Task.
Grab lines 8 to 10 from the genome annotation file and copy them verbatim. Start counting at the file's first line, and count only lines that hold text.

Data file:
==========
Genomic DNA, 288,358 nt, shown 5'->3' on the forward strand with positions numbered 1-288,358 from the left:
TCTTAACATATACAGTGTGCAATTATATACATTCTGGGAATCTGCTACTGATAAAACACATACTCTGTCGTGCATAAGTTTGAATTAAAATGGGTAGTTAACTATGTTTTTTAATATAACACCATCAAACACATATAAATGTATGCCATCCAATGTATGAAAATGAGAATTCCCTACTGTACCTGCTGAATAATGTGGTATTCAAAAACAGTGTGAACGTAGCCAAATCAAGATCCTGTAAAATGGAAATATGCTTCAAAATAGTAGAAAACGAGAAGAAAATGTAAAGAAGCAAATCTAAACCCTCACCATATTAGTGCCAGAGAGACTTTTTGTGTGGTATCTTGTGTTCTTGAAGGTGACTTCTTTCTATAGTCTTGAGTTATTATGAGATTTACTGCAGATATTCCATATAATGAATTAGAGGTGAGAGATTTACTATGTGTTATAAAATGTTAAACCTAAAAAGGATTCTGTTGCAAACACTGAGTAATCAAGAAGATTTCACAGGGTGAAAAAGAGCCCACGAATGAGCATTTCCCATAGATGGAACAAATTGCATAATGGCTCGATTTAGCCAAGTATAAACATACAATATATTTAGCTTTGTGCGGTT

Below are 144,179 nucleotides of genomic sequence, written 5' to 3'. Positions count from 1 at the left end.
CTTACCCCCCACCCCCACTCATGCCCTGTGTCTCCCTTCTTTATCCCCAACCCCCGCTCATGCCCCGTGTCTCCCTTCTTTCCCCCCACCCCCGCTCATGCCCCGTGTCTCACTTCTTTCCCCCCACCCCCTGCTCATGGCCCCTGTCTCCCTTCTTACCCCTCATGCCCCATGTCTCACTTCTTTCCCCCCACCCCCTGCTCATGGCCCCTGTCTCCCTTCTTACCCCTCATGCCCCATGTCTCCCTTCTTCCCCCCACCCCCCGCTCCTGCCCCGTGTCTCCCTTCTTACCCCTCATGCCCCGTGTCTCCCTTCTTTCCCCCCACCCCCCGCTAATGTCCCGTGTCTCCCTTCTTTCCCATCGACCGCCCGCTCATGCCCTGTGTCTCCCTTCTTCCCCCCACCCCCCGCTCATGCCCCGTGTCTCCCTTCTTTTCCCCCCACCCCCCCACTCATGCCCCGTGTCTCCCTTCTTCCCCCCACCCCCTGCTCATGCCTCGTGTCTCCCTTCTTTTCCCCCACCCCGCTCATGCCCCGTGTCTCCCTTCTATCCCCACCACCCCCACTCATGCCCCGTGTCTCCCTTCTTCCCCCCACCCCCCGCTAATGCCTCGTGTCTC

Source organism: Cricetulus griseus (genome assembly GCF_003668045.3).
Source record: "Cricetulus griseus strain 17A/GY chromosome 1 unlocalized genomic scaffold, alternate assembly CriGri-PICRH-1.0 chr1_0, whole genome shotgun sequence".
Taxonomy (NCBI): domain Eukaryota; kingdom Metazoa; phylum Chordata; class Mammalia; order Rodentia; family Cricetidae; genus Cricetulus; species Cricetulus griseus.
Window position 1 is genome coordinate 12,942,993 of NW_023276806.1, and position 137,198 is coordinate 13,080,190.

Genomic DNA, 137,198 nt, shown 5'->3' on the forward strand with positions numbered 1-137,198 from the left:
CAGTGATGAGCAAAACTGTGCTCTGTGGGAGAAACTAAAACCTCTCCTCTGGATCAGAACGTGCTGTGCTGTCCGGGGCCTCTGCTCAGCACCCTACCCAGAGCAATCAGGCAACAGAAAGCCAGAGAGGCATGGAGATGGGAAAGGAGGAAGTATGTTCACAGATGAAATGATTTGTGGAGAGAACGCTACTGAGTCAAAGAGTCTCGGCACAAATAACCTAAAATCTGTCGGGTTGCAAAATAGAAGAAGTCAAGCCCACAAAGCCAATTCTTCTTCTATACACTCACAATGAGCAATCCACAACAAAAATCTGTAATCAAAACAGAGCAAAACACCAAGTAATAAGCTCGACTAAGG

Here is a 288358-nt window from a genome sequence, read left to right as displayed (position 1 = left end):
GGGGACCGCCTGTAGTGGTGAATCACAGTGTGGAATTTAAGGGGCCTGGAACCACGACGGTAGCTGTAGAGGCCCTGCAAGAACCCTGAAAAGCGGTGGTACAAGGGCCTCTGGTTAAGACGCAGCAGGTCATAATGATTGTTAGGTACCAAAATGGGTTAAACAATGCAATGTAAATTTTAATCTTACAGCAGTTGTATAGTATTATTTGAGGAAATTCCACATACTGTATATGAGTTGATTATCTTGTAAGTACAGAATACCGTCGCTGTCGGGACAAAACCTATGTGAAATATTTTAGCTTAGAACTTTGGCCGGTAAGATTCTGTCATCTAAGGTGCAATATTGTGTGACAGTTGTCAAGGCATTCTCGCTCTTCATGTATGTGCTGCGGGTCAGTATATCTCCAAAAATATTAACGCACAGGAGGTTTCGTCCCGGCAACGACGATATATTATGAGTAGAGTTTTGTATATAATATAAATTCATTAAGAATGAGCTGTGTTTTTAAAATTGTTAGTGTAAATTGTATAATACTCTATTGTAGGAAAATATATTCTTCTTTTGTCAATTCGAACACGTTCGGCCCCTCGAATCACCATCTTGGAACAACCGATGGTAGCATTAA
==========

Window position 1 is genome coordinate 12,942,993 of NW_023276806.1, and position 137,198 is coordinate 13,080,190.

Genomic DNA, 137,198 nt, shown 5'->3' on the forward strand with positions numbered 1-137,198 from the left:
CAGTGATGAGCAAAACTGTGCTCTGTGGGAGAAACTAAAACCTCTCCTCTGGATCAGAACGTGCTGTGCTGTCCGGGGCCTCTGCTCAGCACCCTACCCAGAGCAATCAGGCAACAGAAAGCCAGAGAGGCATGGAGATGGGAAAGGAGGAAGTATGTTCACAGATGAAATGATTTGTGGAGAGAACGCTACTGAGTCAAAGAGTCTCGGCACAAATAACCTAAAATCTGTCGGGTTGCAAAATAGAAGAAGTCAAGCCCACAAAGCCAATTCTTCTTCTATACACTCACAATGAGCAATCCACAACAAAAATCTGTAATCAAAACAGAGCAAAACACCAAGTAATAAGCTCGACTAAGG